Of course you can't have a live rail in the middle of the road. People would get fried when they step on it, so it is only active when the tram is passing over it. The system will be used in George Street between Circular Quay and Park Street in the city. From thereon, it will be the standard overhead wires. The arguments I have heard against the system are as follows.

It is very expensive to install, much more so than the usual overhead wires. While not so widely done now, once the wires were just attached to buildings, with no poles needed for support, as you can see in this first photo I took when we were in Yurong Street, East Sydney. The wires were attached to decorative rosettes bolted into brick walls and there are still many to be seen on Sydney buildings. http://4.bp.blogspot.com/_BjA9HB5RzRc/Skyjpy6qsEI/AAAAAAAADDc/za7Fea-Uctg/s1600-h/Rosette.JPG

It is not yet a reliable technology and could be affected by heavy deluges which Sydney is prone to. Of course it does not just add to the cost of construction. Trams will have to be equipped to use the system. It may well not work as planned and wires might go up at a later point anyway.

Anyway, what would I know as I am from Melbourne and we have only had trams running continuously since 1884 and light rail since 1987.

17 comments:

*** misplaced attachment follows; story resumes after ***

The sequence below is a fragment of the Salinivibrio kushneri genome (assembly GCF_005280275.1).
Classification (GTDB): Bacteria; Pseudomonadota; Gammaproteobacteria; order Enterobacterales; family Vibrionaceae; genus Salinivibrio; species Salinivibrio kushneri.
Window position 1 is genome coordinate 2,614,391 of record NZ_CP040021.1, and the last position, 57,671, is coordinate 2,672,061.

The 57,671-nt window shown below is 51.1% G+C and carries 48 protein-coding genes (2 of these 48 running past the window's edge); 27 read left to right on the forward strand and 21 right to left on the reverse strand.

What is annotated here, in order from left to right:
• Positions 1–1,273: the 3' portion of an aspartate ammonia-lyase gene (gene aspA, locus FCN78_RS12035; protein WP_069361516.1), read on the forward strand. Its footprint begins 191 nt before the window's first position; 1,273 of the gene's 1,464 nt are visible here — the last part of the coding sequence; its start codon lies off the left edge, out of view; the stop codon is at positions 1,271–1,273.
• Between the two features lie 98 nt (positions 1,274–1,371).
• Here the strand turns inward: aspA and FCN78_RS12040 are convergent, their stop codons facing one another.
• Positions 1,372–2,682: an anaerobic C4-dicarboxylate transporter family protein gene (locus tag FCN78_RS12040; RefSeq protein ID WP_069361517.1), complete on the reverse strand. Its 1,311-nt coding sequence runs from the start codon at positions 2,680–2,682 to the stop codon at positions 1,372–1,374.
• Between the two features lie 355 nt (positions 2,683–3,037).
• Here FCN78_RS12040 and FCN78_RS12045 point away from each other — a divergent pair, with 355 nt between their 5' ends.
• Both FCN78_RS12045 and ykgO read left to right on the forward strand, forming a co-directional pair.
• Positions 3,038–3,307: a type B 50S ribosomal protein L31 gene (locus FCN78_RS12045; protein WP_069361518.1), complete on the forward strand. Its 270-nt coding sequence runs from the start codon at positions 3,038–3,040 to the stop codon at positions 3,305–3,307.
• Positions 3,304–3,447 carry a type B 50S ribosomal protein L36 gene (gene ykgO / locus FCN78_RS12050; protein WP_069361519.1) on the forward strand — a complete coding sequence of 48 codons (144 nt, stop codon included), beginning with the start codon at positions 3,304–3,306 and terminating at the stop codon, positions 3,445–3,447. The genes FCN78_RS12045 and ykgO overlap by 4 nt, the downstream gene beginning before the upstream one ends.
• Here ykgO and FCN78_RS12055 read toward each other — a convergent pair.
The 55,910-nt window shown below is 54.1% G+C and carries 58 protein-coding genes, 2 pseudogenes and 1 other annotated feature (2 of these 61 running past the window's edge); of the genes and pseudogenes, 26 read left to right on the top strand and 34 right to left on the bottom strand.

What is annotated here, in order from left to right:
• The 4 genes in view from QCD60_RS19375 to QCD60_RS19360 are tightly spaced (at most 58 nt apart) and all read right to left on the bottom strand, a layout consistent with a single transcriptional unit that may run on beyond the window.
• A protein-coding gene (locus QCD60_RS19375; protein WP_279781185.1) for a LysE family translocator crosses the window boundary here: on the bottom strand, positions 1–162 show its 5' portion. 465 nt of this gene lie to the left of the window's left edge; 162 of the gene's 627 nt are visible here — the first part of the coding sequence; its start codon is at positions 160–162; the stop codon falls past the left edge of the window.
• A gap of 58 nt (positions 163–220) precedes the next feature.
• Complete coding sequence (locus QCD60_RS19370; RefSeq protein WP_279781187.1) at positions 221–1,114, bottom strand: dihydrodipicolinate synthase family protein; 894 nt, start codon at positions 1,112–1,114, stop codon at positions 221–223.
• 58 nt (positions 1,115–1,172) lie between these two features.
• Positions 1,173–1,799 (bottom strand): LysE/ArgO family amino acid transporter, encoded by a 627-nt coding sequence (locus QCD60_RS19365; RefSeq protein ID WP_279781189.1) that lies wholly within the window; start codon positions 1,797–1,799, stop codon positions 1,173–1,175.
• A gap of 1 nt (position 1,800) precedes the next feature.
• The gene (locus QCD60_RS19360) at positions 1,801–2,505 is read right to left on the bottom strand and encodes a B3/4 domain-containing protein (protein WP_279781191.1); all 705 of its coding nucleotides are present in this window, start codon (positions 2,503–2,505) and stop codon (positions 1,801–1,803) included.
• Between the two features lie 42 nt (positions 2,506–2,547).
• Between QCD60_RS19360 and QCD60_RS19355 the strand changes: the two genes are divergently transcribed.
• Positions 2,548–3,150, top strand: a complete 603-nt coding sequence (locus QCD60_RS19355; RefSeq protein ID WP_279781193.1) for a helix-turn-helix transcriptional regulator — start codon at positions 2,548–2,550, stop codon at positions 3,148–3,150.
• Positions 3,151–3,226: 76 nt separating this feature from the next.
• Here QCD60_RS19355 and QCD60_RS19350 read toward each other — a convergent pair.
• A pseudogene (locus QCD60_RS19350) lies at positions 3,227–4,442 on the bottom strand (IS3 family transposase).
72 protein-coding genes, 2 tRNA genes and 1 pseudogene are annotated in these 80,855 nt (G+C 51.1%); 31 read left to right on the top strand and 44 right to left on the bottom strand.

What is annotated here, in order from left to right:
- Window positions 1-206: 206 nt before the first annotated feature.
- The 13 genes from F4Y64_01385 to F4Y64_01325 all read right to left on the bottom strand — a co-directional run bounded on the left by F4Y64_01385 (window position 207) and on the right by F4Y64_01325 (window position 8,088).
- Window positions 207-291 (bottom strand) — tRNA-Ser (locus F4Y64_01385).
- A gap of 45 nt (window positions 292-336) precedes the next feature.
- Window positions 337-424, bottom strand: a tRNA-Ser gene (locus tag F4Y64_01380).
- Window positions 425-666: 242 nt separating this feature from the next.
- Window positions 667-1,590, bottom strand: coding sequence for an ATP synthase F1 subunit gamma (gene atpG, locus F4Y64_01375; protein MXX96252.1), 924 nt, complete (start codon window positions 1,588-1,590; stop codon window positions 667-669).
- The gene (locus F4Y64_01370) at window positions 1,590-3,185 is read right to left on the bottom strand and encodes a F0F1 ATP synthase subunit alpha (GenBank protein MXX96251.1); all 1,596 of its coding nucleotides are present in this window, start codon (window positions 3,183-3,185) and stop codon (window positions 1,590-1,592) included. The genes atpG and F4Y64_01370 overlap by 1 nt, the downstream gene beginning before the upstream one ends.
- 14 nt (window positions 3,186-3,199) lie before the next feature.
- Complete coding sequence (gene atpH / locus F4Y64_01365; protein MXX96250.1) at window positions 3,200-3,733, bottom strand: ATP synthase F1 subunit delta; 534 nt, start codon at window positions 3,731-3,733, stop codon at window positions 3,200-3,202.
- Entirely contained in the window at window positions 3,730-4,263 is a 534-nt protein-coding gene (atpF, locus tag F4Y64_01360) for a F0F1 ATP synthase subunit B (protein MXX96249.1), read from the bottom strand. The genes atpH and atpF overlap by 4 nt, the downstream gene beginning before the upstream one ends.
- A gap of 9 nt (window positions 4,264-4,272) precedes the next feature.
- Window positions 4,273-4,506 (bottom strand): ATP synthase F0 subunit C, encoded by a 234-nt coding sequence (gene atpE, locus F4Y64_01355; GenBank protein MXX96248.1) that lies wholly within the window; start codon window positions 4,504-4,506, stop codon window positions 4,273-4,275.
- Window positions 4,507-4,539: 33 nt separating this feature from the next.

1. Sigh. Our proposed plan is a bit of a hotch potch. It will be slower than the buses we have now, and will make other traffic slower too. And at this stage will only cover a small fraction of the city. At immense cost. I will wait and see.
    I do mourn the trees down Northborne Avenue though.

    ReplyDelete
    Replies
    1. EC, that it is slower is outrageous and difficult to understand. We too have recently lost a number of mature elm and plane trees to progress. More on that later.

      Delete
  2. I love trams and use them them every day

    ReplyDelete
    Replies
    1. Gosia, they are a good way to travel, but I like speed, so prefer a train.

      Delete
  3. I loved the trams of sheffield

    ReplyDelete
    Replies
    1. John, I thought I heard something about it recently. Yes, it is being extended to Rotherham.

      Delete
  4. I was sad to see the removal of trees in Canberra to accomodate the tracks for their new 'light rail'. I'll be interested to see if it gets well used once it is built.

    ReplyDelete
    Replies